Saute up your mushroom harvest
You went to all that work to pick them, now enjoy their flavors
If you attended the Eagle Mushroom & Wild Food Festival in early August hopefully you are using the knowledge gained from the festival to forage for mushrooms. But once you’ve found them, what do you do with them? Trent Blizzard, of Modern Forager, gives us some tips on how to store and cook up these delicious morsels.
Blizzard, who was one of the featured speakers at the Eagle Mushroom & Wild Food Festival, recommends getting the mushrooms from the field to the fridge as quickly as possible to extend their life.
“When you pick up mushrooms in the wild, you’ll notice that they are cool to the touch. The longer you stay on the trail or keep them in your car, the warmer they become. Get them in the fridge as soon as possible and store them in breathable packaging,” Blizzard said.
If you have a large bounty and want to preserve them for use later, dehydrating is better than freezing mushrooms.
“You can try freezing them, but it is a bit tricky. We say dehydrating is usually the best choice,” Blizzard said.
Blizzard said the porcini mushroom season is winding down and chanterelles are ramping up. Whatever variety of mushrooms found while out on the trail, he loves sauteing mushrooms as soon as he gets home from a hunt.
“There’s no wrong or right way to saute these mushrooms. I like to dry saute them for a couple of minutes, which means I put just the mushrooms in the pan before I add butter. Many times the butter will burn before the mushrooms are browned and ready. Also, mushrooms contain a lot of moisture, so this helps dry them out,” Blizzard said.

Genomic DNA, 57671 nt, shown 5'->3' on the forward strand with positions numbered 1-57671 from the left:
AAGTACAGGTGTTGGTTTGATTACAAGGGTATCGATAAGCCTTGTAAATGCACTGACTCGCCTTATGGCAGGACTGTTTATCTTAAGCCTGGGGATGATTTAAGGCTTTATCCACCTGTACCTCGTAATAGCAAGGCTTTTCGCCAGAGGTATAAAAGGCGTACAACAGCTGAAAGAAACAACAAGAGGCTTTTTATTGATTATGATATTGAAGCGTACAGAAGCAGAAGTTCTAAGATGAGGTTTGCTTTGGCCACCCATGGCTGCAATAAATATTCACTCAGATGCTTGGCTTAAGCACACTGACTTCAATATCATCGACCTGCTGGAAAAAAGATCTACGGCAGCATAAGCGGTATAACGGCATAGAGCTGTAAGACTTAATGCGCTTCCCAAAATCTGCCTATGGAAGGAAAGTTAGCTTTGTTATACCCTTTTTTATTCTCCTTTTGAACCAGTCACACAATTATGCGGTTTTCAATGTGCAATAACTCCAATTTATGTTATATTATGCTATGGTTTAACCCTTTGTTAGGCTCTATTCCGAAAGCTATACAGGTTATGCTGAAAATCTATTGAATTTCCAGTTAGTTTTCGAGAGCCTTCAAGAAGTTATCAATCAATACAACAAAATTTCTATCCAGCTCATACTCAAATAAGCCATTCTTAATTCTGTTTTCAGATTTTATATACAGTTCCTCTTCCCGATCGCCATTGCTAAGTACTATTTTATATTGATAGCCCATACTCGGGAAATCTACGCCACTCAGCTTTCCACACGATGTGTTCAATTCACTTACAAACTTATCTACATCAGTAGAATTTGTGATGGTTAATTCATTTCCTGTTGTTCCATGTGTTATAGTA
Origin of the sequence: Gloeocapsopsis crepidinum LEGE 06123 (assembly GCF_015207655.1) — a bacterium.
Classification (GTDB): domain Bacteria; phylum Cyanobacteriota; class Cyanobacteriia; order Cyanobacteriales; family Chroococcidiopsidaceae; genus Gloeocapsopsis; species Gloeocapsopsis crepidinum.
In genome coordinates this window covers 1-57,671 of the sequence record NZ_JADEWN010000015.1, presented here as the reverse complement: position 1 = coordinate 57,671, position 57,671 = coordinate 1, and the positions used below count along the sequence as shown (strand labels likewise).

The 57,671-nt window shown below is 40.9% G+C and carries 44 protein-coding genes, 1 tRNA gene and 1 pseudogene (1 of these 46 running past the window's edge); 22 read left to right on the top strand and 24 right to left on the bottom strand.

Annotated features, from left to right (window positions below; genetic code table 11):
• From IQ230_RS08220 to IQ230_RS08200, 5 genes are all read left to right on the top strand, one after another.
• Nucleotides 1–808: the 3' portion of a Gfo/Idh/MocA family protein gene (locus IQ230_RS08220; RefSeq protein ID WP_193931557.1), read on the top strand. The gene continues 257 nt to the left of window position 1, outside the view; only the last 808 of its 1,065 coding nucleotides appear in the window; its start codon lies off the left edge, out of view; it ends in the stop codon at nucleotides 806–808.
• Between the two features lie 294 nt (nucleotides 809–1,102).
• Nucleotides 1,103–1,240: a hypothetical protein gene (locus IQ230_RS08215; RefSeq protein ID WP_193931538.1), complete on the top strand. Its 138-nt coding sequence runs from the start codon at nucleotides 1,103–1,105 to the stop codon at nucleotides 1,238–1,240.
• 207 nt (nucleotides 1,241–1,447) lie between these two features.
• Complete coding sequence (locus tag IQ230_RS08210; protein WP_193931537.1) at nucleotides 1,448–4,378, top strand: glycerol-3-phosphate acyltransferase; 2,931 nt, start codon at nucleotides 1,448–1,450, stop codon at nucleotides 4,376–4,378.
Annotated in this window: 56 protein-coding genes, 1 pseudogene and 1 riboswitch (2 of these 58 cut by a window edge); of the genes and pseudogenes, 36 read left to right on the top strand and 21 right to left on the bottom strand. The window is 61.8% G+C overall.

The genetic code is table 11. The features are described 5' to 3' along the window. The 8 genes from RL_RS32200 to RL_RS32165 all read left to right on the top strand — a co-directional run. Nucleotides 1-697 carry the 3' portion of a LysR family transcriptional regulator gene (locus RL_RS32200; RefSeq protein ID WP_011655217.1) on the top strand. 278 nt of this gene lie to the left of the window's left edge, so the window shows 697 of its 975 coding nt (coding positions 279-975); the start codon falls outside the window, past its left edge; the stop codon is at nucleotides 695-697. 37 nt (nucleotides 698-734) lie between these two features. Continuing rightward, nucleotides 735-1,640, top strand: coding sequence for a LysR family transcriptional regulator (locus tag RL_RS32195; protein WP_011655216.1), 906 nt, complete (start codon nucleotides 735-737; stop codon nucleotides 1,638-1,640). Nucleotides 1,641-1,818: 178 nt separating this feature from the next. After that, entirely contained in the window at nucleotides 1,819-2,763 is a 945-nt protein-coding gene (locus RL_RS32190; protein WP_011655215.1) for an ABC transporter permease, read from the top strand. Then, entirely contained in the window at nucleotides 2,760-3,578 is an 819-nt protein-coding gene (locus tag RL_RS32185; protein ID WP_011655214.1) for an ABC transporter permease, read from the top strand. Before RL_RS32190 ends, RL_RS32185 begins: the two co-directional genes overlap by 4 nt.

After browning them up with butter, Blizzard will often add some type of liquid at the end. “I will add either a couple of tablespoons of some type of stock, like chicken stock or a little soy sauce or some type of acid like lemon or even pickle juice,” Blizzard said. “Adding liquid deglazes the pan and puts all the butter and yummy bits into a saucy gravy that covers the mushrooms.”
Pair those sauteed mushrooms with a tomato or cream sauce and pasta, make mushroom risotto, or top your choice of meat with your fresh macrofungi.
Before going out and hunting for mushrooms, make sure you know what to look for. Check out http://www.modernforager.com for resources.
Fall means food and wine festivals and also a chance to see the colors just starting to turn over Vail Pass during a bike ride for charity.